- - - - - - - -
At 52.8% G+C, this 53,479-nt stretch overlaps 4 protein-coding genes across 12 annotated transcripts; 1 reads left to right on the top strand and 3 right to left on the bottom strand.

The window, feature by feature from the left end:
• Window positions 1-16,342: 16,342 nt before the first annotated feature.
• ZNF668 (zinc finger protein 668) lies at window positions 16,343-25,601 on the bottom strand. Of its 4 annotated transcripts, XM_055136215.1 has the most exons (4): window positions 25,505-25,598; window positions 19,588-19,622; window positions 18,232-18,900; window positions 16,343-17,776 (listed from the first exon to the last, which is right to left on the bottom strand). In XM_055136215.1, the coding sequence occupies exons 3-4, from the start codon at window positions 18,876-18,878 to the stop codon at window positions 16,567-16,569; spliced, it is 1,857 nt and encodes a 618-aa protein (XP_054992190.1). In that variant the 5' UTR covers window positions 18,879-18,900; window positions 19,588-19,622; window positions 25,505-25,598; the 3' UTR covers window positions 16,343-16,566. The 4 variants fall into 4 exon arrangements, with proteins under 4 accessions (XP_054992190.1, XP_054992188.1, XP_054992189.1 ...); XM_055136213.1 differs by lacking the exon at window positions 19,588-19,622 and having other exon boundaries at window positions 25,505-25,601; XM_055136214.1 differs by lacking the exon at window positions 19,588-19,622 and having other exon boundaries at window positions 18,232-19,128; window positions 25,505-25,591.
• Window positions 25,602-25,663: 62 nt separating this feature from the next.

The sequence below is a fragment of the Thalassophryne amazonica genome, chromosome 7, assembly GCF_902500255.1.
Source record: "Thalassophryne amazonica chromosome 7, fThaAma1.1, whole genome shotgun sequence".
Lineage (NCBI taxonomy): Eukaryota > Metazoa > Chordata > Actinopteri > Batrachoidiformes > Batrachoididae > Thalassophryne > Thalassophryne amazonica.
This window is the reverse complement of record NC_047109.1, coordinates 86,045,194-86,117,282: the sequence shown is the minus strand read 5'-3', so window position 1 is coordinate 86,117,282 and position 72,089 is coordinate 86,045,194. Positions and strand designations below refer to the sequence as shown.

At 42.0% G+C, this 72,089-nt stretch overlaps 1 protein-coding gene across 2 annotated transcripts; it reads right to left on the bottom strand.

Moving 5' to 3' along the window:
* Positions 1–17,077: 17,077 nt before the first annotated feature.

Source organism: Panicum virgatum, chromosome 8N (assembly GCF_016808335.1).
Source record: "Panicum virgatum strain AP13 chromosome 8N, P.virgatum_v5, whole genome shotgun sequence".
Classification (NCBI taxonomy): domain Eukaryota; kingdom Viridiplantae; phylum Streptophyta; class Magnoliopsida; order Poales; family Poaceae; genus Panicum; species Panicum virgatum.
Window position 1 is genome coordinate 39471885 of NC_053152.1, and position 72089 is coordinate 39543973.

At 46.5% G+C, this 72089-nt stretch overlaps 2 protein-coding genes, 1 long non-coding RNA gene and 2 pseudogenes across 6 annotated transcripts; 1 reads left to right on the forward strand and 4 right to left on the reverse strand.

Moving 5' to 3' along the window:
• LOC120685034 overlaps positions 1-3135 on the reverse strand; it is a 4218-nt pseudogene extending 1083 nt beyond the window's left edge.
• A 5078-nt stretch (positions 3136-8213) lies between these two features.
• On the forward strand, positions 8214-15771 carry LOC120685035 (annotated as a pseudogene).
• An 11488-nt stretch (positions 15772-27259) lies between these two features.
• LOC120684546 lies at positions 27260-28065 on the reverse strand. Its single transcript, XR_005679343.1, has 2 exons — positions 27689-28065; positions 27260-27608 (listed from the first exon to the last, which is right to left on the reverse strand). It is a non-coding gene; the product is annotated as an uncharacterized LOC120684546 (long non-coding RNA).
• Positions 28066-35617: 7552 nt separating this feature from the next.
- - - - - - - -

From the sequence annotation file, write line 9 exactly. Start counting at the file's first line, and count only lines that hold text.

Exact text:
This window is the reverse complement of record NC_047109.1, coordinates 86,045,194-86,117,282: the sequence shown is the minus strand read 5'-3', so window position 1 is coordinate 86,117,282 and position 72,089 is coordinate 86,045,194. Positions and strand designations below refer to the sequence as shown.